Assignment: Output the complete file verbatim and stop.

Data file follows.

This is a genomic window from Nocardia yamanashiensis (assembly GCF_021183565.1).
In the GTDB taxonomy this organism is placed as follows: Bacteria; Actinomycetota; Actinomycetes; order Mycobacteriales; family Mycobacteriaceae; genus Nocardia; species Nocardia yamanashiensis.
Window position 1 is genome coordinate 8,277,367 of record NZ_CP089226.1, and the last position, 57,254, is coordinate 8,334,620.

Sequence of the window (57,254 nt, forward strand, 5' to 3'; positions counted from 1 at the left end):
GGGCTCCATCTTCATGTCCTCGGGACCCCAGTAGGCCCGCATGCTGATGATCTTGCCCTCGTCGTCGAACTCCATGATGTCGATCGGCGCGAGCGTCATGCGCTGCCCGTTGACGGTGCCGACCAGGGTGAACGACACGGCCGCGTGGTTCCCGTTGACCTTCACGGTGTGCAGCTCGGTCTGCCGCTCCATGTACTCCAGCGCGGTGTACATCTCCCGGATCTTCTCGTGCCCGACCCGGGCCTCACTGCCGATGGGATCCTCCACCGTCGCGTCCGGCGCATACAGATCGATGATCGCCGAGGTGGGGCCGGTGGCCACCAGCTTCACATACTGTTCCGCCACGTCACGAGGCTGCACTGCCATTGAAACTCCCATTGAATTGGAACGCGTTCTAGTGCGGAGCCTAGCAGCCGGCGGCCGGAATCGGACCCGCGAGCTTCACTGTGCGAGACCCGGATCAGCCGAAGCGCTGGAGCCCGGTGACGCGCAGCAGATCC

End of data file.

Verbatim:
This is a genomic window from Nocardia yamanashiensis (assembly GCF_021183565.1).
In the GTDB taxonomy this organism is placed as follows: Bacteria; Actinomycetota; Actinomycetes; order Mycobacteriales; family Mycobacteriaceae; genus Nocardia; species Nocardia yamanashiensis.
Window position 1 is genome coordinate 8,277,367 of record NZ_CP089226.1, and the last position, 57,254, is coordinate 8,334,620.

Sequence of the window (57,254 nt, forward strand, 5' to 3'; positions counted from 1 at the left end):
GGGCTCCATCTTCATGTCCTCGGGACCCCAGTAGGCCCGCATGCTGATGATCTTGCCCTCGTCGTCGAACTCCATGATGTCGATCGGCGCGAGCGTCATGCGCTGCCCGTTGACGGTGCCGACCAGGGTGAACGACACGGCCGCGTGGTTCCCGTTGACCTTCACGGTGTGCAGCTCGGTCTGCCGCTCCATGTACTCCAGCGCGGTGTACATCTCCCGGATCTTCTCGTGCCCGACCCGGGCCTCACTGCCGATGGGATCCTCCACCGTCGCGTCCGGCGCATACAGATCGATGATCGCCGAGGTGGGGCCGGTGGCCACCAGCTTCACATACTGTTCCGCCACGTCACGAGGCTGCACTGCCATTGAAACTCCCATTGAATTGGAACGCGTTCTAGTGCGGAGCCTAGCAGCCGGCGGCCGGAATCGGACCCGCGAGCTTCACTGTGCGAGACCCGGATCAGCCGAAGCGCTGGAGCCCGGTGACGCGCAGCAGATCC